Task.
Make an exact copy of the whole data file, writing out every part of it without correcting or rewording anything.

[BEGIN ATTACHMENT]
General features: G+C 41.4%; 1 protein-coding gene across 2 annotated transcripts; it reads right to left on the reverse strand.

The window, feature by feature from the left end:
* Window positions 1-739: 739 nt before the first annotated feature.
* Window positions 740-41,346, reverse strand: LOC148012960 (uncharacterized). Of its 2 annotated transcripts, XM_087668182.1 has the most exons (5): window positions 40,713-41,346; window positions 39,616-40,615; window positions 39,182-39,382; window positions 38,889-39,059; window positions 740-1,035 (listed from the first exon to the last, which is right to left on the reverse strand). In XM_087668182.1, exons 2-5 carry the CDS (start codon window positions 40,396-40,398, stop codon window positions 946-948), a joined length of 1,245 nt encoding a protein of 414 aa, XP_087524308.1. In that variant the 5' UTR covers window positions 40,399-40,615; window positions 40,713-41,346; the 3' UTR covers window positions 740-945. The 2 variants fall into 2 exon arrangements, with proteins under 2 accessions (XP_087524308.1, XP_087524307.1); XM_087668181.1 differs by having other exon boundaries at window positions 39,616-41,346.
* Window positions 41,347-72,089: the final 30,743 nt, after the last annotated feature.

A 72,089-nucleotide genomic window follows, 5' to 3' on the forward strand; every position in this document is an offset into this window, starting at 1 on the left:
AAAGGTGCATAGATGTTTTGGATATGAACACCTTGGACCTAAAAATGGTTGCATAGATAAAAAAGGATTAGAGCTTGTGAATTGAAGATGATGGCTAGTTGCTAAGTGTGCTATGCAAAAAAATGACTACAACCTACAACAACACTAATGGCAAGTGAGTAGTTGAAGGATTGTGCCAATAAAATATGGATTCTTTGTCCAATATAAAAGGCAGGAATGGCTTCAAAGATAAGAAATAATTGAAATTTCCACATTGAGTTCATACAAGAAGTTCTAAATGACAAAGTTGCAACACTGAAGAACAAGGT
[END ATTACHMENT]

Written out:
General features: G+C 41.4%; 1 protein-coding gene across 2 annotated transcripts; it reads right to left on the reverse strand.

The window, feature by feature from the left end:
* Window positions 1-739: 739 nt before the first annotated feature.
* Window positions 740-41,346, reverse strand: LOC148012960 (uncharacterized). Of its 2 annotated transcripts, XM_087668182.1 has the most exons (5): window positions 40,713-41,346; window positions 39,616-40,615; window positions 39,182-39,382; window positions 38,889-39,059; window positions 740-1,035 (listed from the first exon to the last, which is right to left on the reverse strand). In XM_087668182.1, exons 2-5 carry the CDS (start codon window positions 40,396-40,398, stop codon window positions 946-948), a joined length of 1,245 nt encoding a protein of 414 aa, XP_087524308.1. In that variant the 5' UTR covers window positions 40,399-40,615; window positions 40,713-41,346; the 3' UTR covers window positions 740-945. The 2 variants fall into 2 exon arrangements, with proteins under 2 accessions (XP_087524308.1, XP_087524307.1); XM_087668181.1 differs by having other exon boundaries at window positions 39,616-41,346.
* Window positions 41,347-72,089: the final 30,743 nt, after the last annotated feature.

A 72,089-nucleotide genomic window follows, 5' to 3' on the forward strand; every position in this document is an offset into this window, starting at 1 on the left:
AAAGGTGCATAGATGTTTTGGATATGAACACCTTGGACCTAAAAATGGTTGCATAGATAAAAAAGGATTAGAGCTTGTGAATTGAAGATGATGGCTAGTTGCTAAGTGTGCTATGCAAAAAAATGACTACAACCTACAACAACACTAATGGCAAGTGAGTAGTTGAAGGATTGTGCCAATAAAATATGGATTCTTTGTCCAATATAAAAGGCAGGAATGGCTTCAAAGATAAGAAATAATTGAAATTTCCACATTGAGTTCATACAAGAAGTTCTAAATGACAAAGTTGCAACACTGAAGAACAAGGT